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Join Cerritos Residents to Protest Election Change at April 27 City Council Meeting

April 18, 2023

By Brian Hews

Angry Cerritos residents, upset about what they (correctly) call voter suppression, are planning a huge gathering at the April 27, 2023 Cerritos City Council meeting to protest the actions by Chuong Vo, Bruce Barrows, and Naresh Solanki to move the next City Cerritos Council election from 2024-‘2025.

The protest is a result of Cerritos’ Monday April 10, 2023 “Special Meeting,” where outgoing Mayor Vo, Mayor pro tem Bruce, who was appointed and not elected, and Solanki voted to move the city’s election date from April 2024 to March 2025.

The vote was 3-2, with Councilpersons Lynda Johnson and Frank Yokoyama voting not to move the election.

The three yes votes were cast despite the objections of Yokoyama and Johnson, ten angry public speakers and 12 additional complaints submitted via email to the city clerk; no speakers appeared, or any emails submitted in favor of the move, which will cost the city upwards of $100,000.

Scan the code below or click on the image to RSVP to attend the April 27 meeting.

Violate the Political Reform Act?

Under the Political Reform Act, “a public official has a disqualifying conflict of interest in a governmental decision (i.e., cannot vote on an agenda item) if it is foreseeable that the decision will have a material financial impact on his or her finances.”

If the public official’s finances are involved – for example, in the case of Vo Barrows, and Solanki voting to extend their terms eleven months nets each member at least $20,000 – then foreseeability is presumed; more than $500 is considered material.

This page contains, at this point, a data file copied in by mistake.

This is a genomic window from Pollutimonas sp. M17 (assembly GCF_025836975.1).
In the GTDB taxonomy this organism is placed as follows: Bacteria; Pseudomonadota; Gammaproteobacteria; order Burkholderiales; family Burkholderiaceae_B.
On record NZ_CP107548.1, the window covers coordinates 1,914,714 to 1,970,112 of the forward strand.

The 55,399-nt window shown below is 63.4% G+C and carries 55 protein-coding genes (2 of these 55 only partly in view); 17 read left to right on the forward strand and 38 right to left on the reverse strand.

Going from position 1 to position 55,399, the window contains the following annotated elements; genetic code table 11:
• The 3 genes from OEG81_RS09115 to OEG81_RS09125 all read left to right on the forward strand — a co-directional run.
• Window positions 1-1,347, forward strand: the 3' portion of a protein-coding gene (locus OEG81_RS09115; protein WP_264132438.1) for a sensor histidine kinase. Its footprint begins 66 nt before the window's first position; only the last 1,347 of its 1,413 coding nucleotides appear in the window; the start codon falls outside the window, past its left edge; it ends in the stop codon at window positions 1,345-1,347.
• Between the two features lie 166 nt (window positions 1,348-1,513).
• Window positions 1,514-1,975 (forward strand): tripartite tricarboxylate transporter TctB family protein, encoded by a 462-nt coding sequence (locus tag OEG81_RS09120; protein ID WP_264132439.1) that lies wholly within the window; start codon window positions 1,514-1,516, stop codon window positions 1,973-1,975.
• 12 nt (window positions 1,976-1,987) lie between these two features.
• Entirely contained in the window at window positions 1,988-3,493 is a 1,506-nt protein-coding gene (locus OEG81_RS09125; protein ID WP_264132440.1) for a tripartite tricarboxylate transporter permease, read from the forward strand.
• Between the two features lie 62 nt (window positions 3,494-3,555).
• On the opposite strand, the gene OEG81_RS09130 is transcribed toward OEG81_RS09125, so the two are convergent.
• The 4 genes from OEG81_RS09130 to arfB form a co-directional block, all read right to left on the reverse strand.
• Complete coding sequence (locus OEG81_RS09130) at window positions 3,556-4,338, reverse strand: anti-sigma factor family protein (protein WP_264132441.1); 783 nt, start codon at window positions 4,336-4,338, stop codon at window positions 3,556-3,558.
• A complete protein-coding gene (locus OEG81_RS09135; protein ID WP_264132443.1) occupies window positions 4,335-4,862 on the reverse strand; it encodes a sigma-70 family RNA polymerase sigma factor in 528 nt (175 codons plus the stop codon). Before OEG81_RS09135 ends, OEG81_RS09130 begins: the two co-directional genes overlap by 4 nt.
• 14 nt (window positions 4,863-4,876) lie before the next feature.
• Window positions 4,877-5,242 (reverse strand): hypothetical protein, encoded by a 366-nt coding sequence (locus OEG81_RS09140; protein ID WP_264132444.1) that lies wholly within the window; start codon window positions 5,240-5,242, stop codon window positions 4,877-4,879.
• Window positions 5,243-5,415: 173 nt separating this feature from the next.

There are exceptions to the disqualifying rule; but only one applies in the case of Barrows, Vo, and Solanki’s vote to move the election, and it is an exception that disqualifies them from voting to move the election.

Under 82030(b)(2), a financial impact is not material if the decision (moving the Cerritos election) would [only] “set or change the salary, per diem, or reimbursement for expenses received from a local government agency.

Basically, 82030(b)(2) exempts public salaries, per diems and reimbursement for expenses from a disqualifying event.

But no other taxpayer monies paid to public officials are exempt.

In the case of Barrows and Vo, monies not exempt under 82030(b)(2) is the city-provided health insurance for the two officials. The city pays for their health coverage; they do not buy their own and then receive reimbursement from the city.

That health coverage is explicitly foreseeable (in the case of Vo and Barrows voting to extend their terms), material (over $500), and is therefore not exempt under 82030(b)(2).

Consequently, Vo and Barrows’ vote to move the Cerritos election is in direct violation of 82030 and the Political Reform Act because they have a disqualifying conflict of interest in a governmental decision (moving the Cerritos election) that will have a foreseeable and material financial impact on their finances.

82030 continues, “To avoid actual bias or the appearance of possible improprieties, the public official is prohibited from participating in the decision.”

Therefore, Vo and Barrows cannot vote to move the election to 2025.

Emails into the city and elected officials went unanswered.